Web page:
3. Alter breeding schedules. Fall calving often prevents crooked calf disease.

4. Use intermittent grazing schedules by moving cattle to lupine-free pastures when lupine ingestion begins and returning after seed shatter.

5. Identify “lupine eaters” and cull those cows or keep them on lupine-free pastures during 40- to 100 days’ gestation.

6. Graze yearlings or open cows on lupine pastures.

utero fetal cleft palate repair

The human side

An exciting part of the research at the PPRL lies in translating animal research to humans, Panter says. The work of Panter and his staff in diagnosing the cause of lupine-induced cleft palate culminated in 2008.

A female Spanish goat pregnant with three kids, each with induced cleft palates, were taken to Boston where Weinzweig, then head of plastic and reconstructive surgery at Lehey Medical Clinic in Burlington, Massachusetts, and a surgical team repaired in utero the cleft palates of two of the three kids.

At birth, the two repaired kids had normal palates, while the control kid died within a few days from pneumonia, Panter describes. Subsequent surgeries were done in Logan.

Funding is being sought from the FDA for further studies on this microscopic surgical procedure, Panter says, and could someday be used on human fetuses.

Gene markers are also as important in humans as in livestock, and the benefits for pregnant women are great, Panter says. “We understand what our mission is,” he says. “But the spin-off benefits, we get these for very little extra cost.

“The gene marker work that Ben (Green) is doing has direct relevance to the fetal movement mechanism associated with this cause of cleft palate as well as the means to select cattle for resistance to multiple plant poisoning involving a neuromuscular mechanism,” Panter says.

Green, a pharmacologist, says he is looking for genetically transferable traits in cattle that would show which animals are susceptible or resistant to specific toxins. “The real challenge now is to get the number of animals needed for the studies,” he says.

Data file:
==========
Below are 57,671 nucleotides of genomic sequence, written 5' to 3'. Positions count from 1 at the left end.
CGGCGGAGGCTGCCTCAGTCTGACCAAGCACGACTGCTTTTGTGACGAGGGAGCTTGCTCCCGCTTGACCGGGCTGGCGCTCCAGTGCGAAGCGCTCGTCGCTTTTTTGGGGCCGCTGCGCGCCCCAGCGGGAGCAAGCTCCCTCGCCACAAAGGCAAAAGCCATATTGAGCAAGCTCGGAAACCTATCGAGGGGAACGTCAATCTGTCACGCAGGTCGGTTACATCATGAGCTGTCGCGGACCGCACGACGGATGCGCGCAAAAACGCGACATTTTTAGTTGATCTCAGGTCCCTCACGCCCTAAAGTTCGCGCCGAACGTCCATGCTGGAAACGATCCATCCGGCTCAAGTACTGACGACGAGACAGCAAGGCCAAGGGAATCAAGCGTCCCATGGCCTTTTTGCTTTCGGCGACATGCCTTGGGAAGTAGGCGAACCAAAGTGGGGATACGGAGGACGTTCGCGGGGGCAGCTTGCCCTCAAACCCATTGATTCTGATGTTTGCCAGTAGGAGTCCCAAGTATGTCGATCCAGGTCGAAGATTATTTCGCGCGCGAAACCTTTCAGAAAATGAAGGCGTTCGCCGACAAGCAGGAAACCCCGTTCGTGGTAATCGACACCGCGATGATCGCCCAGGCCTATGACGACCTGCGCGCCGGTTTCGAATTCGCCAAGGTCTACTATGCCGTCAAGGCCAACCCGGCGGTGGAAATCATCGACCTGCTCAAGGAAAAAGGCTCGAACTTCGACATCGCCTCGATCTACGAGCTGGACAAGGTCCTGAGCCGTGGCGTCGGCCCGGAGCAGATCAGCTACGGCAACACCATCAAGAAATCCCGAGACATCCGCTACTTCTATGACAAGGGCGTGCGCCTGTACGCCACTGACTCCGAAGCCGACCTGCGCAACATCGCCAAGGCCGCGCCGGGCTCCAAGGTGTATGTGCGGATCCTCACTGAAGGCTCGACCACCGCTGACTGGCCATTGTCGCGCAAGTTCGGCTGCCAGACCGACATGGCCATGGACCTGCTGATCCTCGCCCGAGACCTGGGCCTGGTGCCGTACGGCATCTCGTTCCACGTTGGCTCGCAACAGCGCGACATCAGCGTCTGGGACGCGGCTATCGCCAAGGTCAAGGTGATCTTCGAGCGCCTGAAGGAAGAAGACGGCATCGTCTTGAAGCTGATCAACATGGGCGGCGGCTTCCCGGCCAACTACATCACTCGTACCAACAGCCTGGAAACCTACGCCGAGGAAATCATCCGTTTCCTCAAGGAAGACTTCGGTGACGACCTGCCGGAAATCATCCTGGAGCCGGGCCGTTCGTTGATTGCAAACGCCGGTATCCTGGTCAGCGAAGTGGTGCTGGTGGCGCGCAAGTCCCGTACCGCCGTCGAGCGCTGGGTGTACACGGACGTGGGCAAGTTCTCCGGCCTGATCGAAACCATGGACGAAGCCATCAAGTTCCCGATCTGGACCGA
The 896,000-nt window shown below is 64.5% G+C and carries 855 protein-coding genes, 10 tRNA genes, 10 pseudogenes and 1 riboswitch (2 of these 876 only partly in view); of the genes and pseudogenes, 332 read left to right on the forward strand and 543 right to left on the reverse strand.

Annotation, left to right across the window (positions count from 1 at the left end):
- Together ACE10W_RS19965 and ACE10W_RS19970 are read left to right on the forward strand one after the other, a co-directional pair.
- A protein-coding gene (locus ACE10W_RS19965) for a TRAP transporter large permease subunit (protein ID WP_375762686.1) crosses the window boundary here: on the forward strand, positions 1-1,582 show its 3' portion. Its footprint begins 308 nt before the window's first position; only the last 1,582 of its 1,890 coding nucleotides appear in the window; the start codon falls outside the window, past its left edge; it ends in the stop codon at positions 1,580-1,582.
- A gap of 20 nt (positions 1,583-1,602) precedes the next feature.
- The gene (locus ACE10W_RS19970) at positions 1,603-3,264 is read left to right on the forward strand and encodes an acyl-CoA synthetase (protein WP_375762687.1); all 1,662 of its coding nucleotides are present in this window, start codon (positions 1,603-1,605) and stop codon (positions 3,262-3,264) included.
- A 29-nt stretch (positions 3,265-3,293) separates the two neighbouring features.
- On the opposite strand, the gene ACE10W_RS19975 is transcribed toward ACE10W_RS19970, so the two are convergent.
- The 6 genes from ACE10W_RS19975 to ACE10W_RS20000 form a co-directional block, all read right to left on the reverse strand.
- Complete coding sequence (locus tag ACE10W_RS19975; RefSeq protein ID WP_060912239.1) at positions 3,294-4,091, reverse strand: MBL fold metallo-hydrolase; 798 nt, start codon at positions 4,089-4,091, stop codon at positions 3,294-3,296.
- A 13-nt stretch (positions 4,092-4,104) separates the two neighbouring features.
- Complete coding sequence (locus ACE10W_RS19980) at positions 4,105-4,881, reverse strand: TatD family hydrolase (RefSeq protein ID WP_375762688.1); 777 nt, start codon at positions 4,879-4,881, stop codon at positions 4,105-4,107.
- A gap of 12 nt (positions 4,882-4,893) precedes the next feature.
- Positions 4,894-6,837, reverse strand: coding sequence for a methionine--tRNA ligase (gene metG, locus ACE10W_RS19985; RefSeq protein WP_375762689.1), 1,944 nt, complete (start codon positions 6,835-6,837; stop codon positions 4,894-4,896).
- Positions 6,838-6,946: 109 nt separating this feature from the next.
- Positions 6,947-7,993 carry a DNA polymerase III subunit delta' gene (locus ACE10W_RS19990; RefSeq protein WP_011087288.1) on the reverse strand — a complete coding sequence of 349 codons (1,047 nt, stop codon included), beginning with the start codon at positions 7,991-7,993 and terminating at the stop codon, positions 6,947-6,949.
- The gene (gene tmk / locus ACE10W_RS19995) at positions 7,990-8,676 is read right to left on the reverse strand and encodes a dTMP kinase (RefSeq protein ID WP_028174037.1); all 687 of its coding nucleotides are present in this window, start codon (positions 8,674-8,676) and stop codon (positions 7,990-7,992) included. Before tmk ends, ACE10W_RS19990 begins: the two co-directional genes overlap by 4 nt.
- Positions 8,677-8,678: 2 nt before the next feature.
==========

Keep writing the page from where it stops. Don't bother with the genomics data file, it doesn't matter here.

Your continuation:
Each year, the lab buys 12 to 15 Line 1 Hereford steers from the Fort Keogh Livestock and Range Research Laboratory near Miles City, Montana, as genetic controls for baseline comparisons. Line 1 Herefords are known for their genetic purity.  Toxic plants

Livestock solutions

The lab’s essential work is to provide solutions to livestock producers. The example used by Panter was the discovery of gestational sensitivity in sheep to skunk cabbage. Researchers were directed to the plant by Basque sheepherders who suspected the plant caused the deformity known as “monkey-faced” lambs – analogous to lupine and the crooked calf and cleft palate results in cattle and goats. The researchers found that if pregnant ewes consumed skunk cabbage on the 14th day of gestation, it resulted in the deformity.

“Such (precise) plant gestation sensitivity leads to changes in breeding and feeding routines,” Panter says.

The lab provides in-depth management plans for keeping livestock safe while grazing. It has produced a 24-page producer’s handbook for decision-making on ranges with tall larkspur, a poisonous plant present in Idaho, Montana, Wyoming, Nevada, Utah and Colorado.

These plans begin with the identification of the poison and how much is in the plants. Chemist Dale Gardner has spent the past 24 years teasing out the toxins and measuring their toxicity. He is one of six scientists who produced the larkspur handbook. His current research is focused on the two forms of the toxin, swainsonine, in locoweed which is harmful to horses, cattle and sheep.

The PPRL maintains an internationally accredited poison plant herbarium of more than 5,000 species, according to Panter.

Other major problems of concern to livestock graziers include the effects of Ponderosa pine needles, which cause spontaneous abortion in cattle; selenium, a naturally occurring essential micro-nutrient that can result in toxic doses in horses, cattle, sheep and goats; and the restoration of beneficial grasses on the scablands of eastern Washington state. Scablands were created by prehistoric floods at the end of the last Ice Age more than 15,000 years ago.

Molecular biologist Zane Davis is at work on selenium poisoning. The element has a cumulative effect in certain range plants. Davis’ research is a contest of “efficiency versus toxicity,” he says, as there is a quite narrow safety margin between the two.

Again, management plans and recommendations are readily available from the lab. “It is a resolution to the problem for producers,” Panter concludes.  end mark

Click here to access the website of the Poisonous Plant Research Lab.

Jim Gransbery, a former agricultural reporter for The Billings (Montana) Gazette, is a freelance writer living in Billings.

PHOTO 1: Photo is a yearling steer the rancher salvaged for home use. The birth defect is the result of its mother eating lupine during the second trimester of pregnancy. Photo courtesy of Kip Panter.

PHOTO 2: Surgeons performing in utero fetal cleft palate repair in a goat model. Photo courtesy of Kip Panter.

PHOTO 3: Poisonous Plant Research Lab’s garden of plants that are toxic to animals grazing in pastures/range where these plants are available for consumption. Photo courtesy of PPRL.